Communication and Rhetorical Studies
McAnulty College and Graduate School of Liberal Arts
Ronald C. Arnett
Janie Harden Fritz
Craig T. Maier
Umberto Eco, Communication, Signification, Lists, Algorithms, Collecting, Mysterious Flame of Queen Loana, Semiotics, Open Work
This project, Understanding Lists: Umberto Eco’s Rhetoric of Communication and Signification, begins and ends with an observation and warning suggested throughout Eco’s work: lists are the origin of culture and the Internet as the Mother of All Lists threatens to end culture. To understand this warning, I turn to Eco’s work on lists, contextualized within a 2009 exhibition at the Musée du Louvre and in an illustrated collection, The Infinity of Lists. This project offers an analysis of Eco’s understanding of lists concurrent to his commentary on the social and cultural implications of the algorithmic-obsessed Internet age. To understand his argument, this project collects hints of insight through his corpus. In Eco’s cultural aesthetics, he celebrates the notion of openness that invites and encourages audience participation in the interpretation of texts with multiple possibilities. With his interpretive semiotics, Eco offers a theory of culture grounded in signification and communication. Signification consists of the codes of culture that make meaning and interpretive response possible. Communication is the labor of sign production and interpretation. Throughout his literary praxis, Eco implements these theoretical notions into story-form, and with his fifth novel, The Mysterious Flame of Queen Loana, affirms the mutual necessity of communication and signification. Ultimately, Eco urges us to list as a response to the threats of algorithmic processing of big data that displaces and replaces the human interpreter. For Eco, listing a form of communication that requires the labor to wade through information, activate codes of signification, and interpret cultural meaning.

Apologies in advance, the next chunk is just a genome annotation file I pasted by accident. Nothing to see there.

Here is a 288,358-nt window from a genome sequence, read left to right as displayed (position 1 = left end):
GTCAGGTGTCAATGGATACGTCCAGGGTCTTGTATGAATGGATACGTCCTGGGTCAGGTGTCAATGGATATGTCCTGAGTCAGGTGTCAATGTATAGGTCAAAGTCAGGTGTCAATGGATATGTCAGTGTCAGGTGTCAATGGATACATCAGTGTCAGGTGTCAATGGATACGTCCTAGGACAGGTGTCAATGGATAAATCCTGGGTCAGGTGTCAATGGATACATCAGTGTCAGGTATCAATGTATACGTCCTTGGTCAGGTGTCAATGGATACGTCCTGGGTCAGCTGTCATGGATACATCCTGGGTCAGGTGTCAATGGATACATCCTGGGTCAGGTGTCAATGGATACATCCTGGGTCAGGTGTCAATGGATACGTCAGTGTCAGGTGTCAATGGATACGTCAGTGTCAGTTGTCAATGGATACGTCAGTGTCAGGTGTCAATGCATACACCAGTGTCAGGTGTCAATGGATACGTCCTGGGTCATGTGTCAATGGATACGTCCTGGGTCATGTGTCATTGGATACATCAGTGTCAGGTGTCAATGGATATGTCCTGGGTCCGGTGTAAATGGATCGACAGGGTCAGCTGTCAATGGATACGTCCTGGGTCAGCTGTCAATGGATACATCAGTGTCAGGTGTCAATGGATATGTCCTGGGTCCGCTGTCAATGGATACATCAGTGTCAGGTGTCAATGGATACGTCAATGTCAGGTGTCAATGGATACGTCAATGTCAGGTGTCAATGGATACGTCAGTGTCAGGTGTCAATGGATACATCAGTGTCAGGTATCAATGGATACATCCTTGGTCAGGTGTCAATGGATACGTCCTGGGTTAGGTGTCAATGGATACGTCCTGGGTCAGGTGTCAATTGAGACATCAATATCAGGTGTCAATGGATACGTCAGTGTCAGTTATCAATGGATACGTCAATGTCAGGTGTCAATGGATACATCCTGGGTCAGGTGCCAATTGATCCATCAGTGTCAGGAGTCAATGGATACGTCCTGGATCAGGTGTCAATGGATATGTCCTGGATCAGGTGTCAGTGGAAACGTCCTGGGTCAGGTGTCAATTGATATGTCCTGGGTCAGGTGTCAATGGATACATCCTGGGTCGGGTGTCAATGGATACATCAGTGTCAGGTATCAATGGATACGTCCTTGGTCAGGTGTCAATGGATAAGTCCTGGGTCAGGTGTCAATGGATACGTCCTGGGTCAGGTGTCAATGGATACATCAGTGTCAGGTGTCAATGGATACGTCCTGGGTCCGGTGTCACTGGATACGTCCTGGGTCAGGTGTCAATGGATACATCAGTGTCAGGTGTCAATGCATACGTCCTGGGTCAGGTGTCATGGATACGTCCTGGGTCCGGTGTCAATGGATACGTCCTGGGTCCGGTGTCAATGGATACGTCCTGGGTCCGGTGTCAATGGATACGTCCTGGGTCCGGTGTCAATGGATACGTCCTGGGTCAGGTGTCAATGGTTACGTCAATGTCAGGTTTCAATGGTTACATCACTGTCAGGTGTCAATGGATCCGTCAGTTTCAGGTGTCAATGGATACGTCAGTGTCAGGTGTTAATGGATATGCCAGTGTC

Mancino, S. (2018). Understanding Lists: Umberto Eco's Rhetoric of Communication and Signification (Doctoral dissertation, Duquesne University). Retrieved from https://dsc.duq.edu/etd/1445